What is a Medicare Advantage?
According to the Henry K. Kaiser Foundation, 33% of all Medicare beneficiaries are enrolled in a Medicare Advantage Plan. https://www.kff.org/tag/medicare-advantage/. A previous blog post [https://www.natlawreview.com/article/health-care-issues-2020-election] authored by Frank Ciesla provides a summary of the different Medicare plans. This blog post will give you a sense of Medicare Advantage.
Medicare Part C Coverage is called “Medicare Advantage” or “MA”. The MA is an alternative to traditional Medicare. It is a private health plan, such as an HMO or PPO, which includes all Medicare-covered Part A and Part B benefits, except hospice services. MA Plans also may provide supplemental benefits, such as vision and dental care, podiatry, chiropractic services, and gym memberships. The Medicare Advantage Plan receive payments from the federal government to provide all Medicare-covered benefits to enrollees. For each person who chooses to enroll in a Part C Plan, Medicare pays the plan a set amount every month without regard to the actual number and nature of services used by the member (“capitation”). The organizations contracted to offer Medicare Advantage benefits must meet Medicare conditions of participation requirements and are required to report data to CMS on a variety of measures.
Before enrolling into a MA plan, the beneficiary must enroll in Medicare Parts A and B. Each MA plan can charge different out-of-pocket costs and can have different rules for how a recipient gets services, such as whether a recipient must have a referral to see a specialist or if the recipient has to go to doctors, facilities, or suppliers that belong to the plan for nonemergency or non-urgent care. Plans are required to use any additional payments to provide “supplemental benefits” to enrollees in the form of lower premiums, lower cost sharing, or benefits and services not covered by traditional Medicare. Supplemental benefits are interpreted by CMS as being items or services (1) not covered by traditional Medicare, (2) that are primarily health-related, and (3) for which the MA plan must incur a direct medical cost.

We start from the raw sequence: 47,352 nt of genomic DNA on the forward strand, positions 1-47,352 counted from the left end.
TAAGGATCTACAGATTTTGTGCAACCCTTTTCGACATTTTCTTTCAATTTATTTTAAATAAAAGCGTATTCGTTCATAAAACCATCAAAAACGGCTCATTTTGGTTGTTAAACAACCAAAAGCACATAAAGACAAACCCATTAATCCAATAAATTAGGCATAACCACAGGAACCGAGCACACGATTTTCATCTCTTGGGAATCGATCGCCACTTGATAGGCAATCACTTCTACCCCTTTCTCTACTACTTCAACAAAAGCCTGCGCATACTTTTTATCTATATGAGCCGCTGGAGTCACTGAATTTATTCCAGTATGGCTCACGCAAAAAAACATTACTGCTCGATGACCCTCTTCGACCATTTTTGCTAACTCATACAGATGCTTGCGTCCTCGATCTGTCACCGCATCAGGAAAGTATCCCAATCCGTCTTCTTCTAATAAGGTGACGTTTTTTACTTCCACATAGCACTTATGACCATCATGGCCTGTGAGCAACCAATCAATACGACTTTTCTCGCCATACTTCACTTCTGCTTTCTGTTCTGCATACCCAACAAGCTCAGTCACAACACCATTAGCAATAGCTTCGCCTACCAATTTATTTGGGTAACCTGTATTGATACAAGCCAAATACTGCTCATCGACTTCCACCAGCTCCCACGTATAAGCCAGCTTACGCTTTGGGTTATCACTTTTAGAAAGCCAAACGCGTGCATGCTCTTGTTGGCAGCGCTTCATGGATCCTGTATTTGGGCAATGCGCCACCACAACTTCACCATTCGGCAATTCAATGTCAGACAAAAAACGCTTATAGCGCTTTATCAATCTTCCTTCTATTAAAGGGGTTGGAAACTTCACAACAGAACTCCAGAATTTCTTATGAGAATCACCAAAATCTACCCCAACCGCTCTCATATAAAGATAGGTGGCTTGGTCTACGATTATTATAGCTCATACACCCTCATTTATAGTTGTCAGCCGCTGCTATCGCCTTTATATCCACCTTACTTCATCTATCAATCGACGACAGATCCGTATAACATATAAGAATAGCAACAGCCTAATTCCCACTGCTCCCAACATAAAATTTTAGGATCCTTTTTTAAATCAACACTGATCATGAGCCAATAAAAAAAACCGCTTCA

In April 2018, CMS issued a Call Letter (2019 Final Call Letter) which discusses a reinterpretation of the statute to expand the scope of the primarily health-related supplemental benefits standard. Under the new interpretation, CMS would allow supplemental benefits if they are used to diagnose, prevent, or treat an illness or injury, compensate for physical impairments, act to ameliorate the functional/psychological impact of injuries or health conditions, or reduce avoidable emergency and healthcare utilization. Supplemental benefits must be medically appropriate and recommended by a licensed provider as part of a care plan if not directly provided by one.
Starting in 2019, Medicare Advantage plans have the option to build in some supplemental benefits that fall into the realm of home and community-based long-term care. Some of the new long-term care options include adult day-care services, in-home assistance with custodial care or activities of daily living, respite care benefits for caregiver home safety modifications like bathroom grab bars, wheelchair ramps, and stair rails, non-emergency transportation services so that members can get to their doctor’s appointments and in-home meal delivery. Before we get excited for Uber/Lyft or DoorDash we will need to wait and see whether these are covered services under MA plans that are offered in New Jersey.